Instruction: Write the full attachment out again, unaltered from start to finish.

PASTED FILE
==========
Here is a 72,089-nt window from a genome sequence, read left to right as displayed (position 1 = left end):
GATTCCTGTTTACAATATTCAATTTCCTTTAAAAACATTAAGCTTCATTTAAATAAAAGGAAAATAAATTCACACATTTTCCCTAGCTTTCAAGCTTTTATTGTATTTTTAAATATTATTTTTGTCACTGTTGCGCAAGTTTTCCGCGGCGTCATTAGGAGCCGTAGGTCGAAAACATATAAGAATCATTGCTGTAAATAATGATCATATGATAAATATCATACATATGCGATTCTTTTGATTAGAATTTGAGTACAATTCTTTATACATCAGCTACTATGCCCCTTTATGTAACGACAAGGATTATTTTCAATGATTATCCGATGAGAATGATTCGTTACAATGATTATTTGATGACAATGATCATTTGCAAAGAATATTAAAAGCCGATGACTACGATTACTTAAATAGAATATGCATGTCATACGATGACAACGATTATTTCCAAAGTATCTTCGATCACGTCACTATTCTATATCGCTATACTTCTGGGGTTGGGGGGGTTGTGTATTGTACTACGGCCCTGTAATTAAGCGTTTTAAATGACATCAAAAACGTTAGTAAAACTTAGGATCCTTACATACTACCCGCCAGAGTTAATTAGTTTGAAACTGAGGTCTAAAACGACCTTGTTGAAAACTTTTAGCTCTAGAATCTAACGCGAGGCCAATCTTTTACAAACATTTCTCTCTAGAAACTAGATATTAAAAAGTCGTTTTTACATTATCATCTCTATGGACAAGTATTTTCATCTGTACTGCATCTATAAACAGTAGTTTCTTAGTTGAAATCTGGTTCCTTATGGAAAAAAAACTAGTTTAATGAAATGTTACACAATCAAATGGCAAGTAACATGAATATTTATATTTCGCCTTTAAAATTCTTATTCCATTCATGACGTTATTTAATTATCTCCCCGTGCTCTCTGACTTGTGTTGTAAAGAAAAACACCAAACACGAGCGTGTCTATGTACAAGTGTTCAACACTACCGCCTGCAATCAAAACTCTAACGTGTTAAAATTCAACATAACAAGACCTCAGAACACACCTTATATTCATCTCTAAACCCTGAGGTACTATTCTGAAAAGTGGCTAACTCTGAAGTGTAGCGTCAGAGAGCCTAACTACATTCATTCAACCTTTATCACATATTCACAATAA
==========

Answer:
Here is a 72,089-nt window from a genome sequence, read left to right as displayed (position 1 = left end):
GATTCCTGTTTACAATATTCAATTTCCTTTAAAAACATTAAGCTTCATTTAAATAAAAGGAAAATAAATTCACACATTTTCCCTAGCTTTCAAGCTTTTATTGTATTTTTAAATATTATTTTTGTCACTGTTGCGCAAGTTTTCCGCGGCGTCATTAGGAGCCGTAGGTCGAAAACATATAAGAATCATTGCTGTAAATAATGATCATATGATAAATATCATACATATGCGATTCTTTTGATTAGAATTTGAGTACAATTCTTTATACATCAGCTACTATGCCCCTTTATGTAACGACAAGGATTATTTTCAATGATTATCCGATGAGAATGATTCGTTACAATGATTATTTGATGACAATGATCATTTGCAAAGAATATTAAAAGCCGATGACTACGATTACTTAAATAGAATATGCATGTCATACGATGACAACGATTATTTCCAAAGTATCTTCGATCACGTCACTATTCTATATCGCTATACTTCTGGGGTTGGGGGGGTTGTGTATTGTACTACGGCCCTGTAATTAAGCGTTTTAAATGACATCAAAAACGTTAGTAAAACTTAGGATCCTTACATACTACCCGCCAGAGTTAATTAGTTTGAAACTGAGGTCTAAAACGACCTTGTTGAAAACTTTTAGCTCTAGAATCTAACGCGAGGCCAATCTTTTACAAACATTTCTCTCTAGAAACTAGATATTAAAAAGTCGTTTTTACATTATCATCTCTATGGACAAGTATTTTCATCTGTACTGCATCTATAAACAGTAGTTTCTTAGTTGAAATCTGGTTCCTTATGGAAAAAAAACTAGTTTAATGAAATGTTACACAATCAAATGGCAAGTAACATGAATATTTATATTTCGCCTTTAAAATTCTTATTCCATTCATGACGTTATTTAATTATCTCCCCGTGCTCTCTGACTTGTGTTGTAAAGAAAAACACCAAACACGAGCGTGTCTATGTACAAGTGTTCAACACTACCGCCTGCAATCAAAACTCTAACGTGTTAAAATTCAACATAACAAGACCTCAGAACACACCTTATATTCATCTCTAAACCCTGAGGTACTATTCTGAAAAGTGGCTAACTCTGAAGTGTAGCGTCAGAGAGCCTAACTACATTCATTCAACCTTTATCACATATTCACAATAA